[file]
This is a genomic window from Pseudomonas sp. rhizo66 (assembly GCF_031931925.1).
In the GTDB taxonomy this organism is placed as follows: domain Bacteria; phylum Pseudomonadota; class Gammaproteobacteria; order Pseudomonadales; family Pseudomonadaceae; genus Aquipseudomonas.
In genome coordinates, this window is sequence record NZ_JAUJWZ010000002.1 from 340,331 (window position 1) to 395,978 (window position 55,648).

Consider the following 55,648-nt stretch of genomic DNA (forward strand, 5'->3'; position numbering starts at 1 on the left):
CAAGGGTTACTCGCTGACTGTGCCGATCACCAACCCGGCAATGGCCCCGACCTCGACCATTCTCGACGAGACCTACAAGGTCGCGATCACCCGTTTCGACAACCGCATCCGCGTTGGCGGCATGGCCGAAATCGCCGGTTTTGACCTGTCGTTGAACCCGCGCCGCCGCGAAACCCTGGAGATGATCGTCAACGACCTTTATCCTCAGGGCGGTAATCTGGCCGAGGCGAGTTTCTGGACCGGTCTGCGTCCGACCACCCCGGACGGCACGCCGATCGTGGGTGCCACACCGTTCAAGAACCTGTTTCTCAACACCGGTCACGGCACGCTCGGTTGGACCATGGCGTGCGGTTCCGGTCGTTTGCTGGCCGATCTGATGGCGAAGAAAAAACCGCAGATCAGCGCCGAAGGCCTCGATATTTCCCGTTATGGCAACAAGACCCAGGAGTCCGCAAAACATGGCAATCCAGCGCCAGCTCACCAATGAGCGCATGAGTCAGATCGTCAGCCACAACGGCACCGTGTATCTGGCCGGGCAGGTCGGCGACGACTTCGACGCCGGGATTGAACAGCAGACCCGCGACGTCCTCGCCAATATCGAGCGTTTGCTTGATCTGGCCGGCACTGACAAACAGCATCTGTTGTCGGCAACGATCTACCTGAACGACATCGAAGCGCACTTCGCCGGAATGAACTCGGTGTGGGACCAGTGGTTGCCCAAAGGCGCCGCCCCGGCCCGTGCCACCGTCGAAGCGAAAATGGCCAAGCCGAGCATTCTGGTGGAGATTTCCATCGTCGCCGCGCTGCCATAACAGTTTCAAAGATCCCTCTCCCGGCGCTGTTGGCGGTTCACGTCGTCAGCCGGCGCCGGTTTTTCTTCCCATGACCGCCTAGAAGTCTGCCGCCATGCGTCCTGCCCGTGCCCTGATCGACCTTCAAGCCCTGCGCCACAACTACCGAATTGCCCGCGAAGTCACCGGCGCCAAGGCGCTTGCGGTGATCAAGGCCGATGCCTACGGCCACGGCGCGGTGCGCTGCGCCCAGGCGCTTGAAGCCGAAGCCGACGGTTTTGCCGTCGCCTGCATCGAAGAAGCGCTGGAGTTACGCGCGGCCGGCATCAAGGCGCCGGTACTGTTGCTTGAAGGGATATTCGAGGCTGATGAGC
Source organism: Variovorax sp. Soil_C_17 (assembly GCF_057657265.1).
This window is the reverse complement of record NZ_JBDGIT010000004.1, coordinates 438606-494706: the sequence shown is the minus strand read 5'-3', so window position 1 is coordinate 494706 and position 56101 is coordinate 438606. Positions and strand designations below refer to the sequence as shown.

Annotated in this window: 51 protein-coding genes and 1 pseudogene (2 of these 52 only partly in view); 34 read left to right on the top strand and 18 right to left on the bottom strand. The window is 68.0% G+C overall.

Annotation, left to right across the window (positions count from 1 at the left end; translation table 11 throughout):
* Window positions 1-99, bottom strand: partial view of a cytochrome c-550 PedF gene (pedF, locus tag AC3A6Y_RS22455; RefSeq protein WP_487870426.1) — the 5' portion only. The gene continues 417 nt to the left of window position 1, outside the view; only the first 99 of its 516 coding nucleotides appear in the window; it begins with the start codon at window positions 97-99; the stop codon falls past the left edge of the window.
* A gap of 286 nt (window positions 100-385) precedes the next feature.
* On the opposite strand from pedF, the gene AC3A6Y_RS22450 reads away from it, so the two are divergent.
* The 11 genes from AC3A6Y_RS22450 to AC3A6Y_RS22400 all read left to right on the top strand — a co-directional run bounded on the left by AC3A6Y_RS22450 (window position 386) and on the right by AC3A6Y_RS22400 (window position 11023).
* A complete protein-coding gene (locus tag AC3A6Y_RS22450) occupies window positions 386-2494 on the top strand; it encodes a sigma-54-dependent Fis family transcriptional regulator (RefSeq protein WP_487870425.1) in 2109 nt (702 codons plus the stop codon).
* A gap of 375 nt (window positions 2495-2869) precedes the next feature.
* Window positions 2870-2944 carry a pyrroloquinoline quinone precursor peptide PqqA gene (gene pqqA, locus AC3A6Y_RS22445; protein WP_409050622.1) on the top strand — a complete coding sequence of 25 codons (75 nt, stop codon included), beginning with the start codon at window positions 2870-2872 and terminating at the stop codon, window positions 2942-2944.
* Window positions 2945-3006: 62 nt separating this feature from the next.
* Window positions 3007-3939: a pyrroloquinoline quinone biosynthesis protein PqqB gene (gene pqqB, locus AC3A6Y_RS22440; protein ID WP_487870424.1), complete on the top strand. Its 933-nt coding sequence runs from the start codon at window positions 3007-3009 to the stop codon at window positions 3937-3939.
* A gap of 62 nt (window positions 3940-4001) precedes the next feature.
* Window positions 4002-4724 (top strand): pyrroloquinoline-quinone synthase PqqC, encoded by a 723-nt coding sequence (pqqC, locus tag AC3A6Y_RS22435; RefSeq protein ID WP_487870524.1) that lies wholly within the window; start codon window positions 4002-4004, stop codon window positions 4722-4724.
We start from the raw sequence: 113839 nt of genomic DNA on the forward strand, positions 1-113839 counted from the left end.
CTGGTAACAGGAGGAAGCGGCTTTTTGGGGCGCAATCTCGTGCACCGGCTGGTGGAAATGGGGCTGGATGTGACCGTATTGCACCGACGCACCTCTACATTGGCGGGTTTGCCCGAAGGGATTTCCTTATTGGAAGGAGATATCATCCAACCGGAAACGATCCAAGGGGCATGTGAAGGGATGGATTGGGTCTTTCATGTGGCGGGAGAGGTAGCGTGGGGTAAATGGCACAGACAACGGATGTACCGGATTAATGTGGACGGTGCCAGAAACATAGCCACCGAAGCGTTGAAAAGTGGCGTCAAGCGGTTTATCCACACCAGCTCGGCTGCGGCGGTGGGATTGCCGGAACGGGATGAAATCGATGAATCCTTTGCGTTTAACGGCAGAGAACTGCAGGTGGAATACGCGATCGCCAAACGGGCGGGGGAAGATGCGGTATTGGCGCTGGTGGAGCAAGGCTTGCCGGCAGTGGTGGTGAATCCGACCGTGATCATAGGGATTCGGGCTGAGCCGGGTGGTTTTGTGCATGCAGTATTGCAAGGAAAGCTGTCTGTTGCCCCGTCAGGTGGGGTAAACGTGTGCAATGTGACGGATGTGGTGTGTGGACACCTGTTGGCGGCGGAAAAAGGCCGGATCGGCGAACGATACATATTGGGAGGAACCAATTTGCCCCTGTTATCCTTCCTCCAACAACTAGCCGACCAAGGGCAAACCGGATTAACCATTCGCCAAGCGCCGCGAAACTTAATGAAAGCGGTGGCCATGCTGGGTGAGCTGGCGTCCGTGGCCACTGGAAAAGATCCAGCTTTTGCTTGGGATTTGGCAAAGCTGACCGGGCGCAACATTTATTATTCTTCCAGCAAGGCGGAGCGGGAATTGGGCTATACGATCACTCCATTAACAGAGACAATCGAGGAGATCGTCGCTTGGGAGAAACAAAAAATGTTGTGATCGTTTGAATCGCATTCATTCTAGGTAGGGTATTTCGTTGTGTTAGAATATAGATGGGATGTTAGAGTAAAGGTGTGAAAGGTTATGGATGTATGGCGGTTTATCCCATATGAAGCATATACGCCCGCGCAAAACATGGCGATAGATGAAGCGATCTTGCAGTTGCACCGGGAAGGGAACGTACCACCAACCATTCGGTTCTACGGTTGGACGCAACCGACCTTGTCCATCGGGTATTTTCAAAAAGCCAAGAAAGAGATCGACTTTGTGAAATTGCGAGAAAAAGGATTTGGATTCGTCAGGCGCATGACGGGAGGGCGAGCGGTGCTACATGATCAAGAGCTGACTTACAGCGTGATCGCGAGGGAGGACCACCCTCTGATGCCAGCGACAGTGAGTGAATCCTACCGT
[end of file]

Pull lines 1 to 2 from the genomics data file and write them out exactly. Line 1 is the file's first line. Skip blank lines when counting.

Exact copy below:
This is a genomic window from Pseudomonas sp. rhizo66 (assembly GCF_031931925.1).
In the GTDB taxonomy this organism is placed as follows: domain Bacteria; phylum Pseudomonadota; class Gammaproteobacteria; order Pseudomonadales; family Pseudomonadaceae; genus Aquipseudomonas.